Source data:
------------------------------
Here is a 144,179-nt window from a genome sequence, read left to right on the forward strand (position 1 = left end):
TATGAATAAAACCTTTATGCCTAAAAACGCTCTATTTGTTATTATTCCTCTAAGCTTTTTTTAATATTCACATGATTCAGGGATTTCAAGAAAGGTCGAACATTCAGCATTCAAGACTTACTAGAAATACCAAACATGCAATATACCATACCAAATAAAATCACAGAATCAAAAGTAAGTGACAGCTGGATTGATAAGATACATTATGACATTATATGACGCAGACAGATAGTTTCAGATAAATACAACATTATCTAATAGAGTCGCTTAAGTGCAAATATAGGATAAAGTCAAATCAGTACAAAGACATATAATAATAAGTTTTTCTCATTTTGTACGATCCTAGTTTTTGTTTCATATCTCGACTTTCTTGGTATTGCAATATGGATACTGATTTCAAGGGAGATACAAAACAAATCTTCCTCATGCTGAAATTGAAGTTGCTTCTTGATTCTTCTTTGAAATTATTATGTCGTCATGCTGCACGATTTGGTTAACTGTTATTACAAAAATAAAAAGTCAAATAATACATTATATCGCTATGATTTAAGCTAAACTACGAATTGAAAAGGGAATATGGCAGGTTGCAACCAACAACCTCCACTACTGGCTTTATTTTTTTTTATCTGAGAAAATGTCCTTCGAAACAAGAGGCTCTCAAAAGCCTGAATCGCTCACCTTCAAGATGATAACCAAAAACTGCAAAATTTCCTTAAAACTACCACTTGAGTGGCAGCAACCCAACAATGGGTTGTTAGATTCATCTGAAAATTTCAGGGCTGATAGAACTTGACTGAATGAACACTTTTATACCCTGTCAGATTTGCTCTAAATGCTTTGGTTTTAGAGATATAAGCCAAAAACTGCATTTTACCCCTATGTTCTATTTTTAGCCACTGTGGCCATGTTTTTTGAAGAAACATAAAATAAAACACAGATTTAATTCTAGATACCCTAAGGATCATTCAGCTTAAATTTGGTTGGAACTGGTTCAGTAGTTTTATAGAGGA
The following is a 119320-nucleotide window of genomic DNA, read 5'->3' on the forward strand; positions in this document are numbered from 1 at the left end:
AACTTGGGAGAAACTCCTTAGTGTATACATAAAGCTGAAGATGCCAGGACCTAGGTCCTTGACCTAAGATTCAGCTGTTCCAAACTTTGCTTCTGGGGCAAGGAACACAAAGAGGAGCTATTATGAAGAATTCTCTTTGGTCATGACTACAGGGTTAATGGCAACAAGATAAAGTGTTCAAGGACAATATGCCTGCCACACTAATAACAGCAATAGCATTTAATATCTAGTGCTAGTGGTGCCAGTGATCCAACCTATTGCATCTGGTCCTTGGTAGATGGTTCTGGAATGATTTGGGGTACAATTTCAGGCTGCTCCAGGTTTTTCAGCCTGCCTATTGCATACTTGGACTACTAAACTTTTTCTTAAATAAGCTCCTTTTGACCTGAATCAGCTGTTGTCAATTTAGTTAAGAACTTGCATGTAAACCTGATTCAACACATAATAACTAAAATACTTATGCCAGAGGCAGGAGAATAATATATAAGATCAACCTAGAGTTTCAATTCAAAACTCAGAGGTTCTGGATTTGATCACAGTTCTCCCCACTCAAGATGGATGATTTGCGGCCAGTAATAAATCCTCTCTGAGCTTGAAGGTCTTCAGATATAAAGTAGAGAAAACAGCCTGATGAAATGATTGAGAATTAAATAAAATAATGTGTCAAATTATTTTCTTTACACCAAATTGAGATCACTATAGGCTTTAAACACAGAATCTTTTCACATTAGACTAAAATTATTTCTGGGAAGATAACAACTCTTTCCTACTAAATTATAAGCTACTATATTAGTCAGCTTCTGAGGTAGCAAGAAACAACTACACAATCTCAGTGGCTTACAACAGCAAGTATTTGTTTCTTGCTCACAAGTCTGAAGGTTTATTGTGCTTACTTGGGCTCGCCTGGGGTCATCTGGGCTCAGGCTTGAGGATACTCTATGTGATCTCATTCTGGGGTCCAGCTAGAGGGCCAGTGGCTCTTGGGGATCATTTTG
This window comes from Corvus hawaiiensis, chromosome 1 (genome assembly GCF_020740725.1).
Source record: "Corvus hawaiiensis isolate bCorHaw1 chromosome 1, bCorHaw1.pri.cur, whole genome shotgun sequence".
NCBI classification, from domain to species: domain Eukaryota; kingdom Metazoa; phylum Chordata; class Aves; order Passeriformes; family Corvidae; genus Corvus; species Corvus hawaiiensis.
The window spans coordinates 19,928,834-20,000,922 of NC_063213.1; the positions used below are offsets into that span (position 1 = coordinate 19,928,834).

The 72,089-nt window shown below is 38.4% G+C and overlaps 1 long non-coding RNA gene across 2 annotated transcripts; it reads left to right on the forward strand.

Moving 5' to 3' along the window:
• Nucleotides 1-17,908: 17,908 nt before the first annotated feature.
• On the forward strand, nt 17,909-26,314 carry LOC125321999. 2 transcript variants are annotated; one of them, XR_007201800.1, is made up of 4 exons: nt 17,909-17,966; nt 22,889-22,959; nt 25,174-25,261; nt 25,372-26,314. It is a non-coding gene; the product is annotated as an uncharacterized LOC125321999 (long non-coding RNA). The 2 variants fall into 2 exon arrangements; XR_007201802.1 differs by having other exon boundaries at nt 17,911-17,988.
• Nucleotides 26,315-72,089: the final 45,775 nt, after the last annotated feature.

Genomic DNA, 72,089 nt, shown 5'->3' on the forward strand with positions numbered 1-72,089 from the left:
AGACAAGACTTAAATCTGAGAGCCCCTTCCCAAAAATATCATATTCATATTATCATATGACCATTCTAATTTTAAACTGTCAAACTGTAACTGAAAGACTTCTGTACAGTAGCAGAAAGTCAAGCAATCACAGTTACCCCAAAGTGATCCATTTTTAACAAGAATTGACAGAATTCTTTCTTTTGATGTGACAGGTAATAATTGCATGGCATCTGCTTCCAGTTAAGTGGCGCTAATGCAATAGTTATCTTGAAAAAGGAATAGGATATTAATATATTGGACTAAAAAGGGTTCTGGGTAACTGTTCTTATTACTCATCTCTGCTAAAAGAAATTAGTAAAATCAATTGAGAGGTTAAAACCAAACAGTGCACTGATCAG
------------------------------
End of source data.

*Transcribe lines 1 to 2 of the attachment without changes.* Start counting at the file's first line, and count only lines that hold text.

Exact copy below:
Here is a 144,179-nt window from a genome sequence, read left to right on the forward strand (position 1 = left end):
TATGAATAAAACCTTTATGCCTAAAAACGCTCTATTTGTTATTATTCCTCTAAGCTTTTTTTAATATTCACATGATTCAGGGATTTCAAGAAAGGTCGAACATTCAGCATTCAAGACTTACTAGAAATACCAAACATGCAATATACCATACCAAATAAAATCACAGAATCAAAAGTAAGTGACAGCTGGATTGATAAGATACATTATGACATTATATGACGCAGACAGATAGTTTCAGATAAATACAACATTATCTAATAGAGTCGCTTAAGTGCAAATATAGGATAAAGTCAAATCAGTACAAAGACATATAATAATAAGTTTTTCTCATTTTGTACGATCCTAGTTTTTGTTTCATATCTCGACTTTCTTGGTATTGCAATATGGATACTGATTTCAAGGGAGATACAAAACAAATCTTCCTCATGCTGAAATTGAAGTTGCTTCTTGATTCTTCTTTGAAATTATTATGTCGTCATGCTGCACGATTTGGTTAACTGTTATTACAAAAATAAAAAGTCAAATAATACATTATATCGCTATGATTTAAGCTAAACTACGAATTGAAAAGGGAATATGGCAGGTTGCAACCAACAACCTCCACTACTGGCTTTATTTTTTTTTATCTGAGAAAATGTCCTTCGAAACAAGAGGCTCTCAAAAGCCTGAATCGCTCACCTTCAAGATGATAACCAAAAACTGCAAAATTTCCTTAAAACTACCACTTGAGTGGCAGCAACCCAACAATGGGTTGTTAGATTCATCTGAAAATTTCAGGGCTGATAGAACTTGACTGAATGAACACTTTTATACCCTGTCAGATTTGCTCTAAATGCTTTGGTTTTAGAGATATAAGCCAAAAACTGCATTTTACCCCTATGTTCTATTTTTAGCCACTGTGGCCATGTTTTTTGAAGAAACATAAAATAAAACACAGATTTAATTCTAGATACCCTAAGGATCATTCAGCTTAAATTTGGTTGGAACTGGTTCAGTAGTTTTATAGAGGA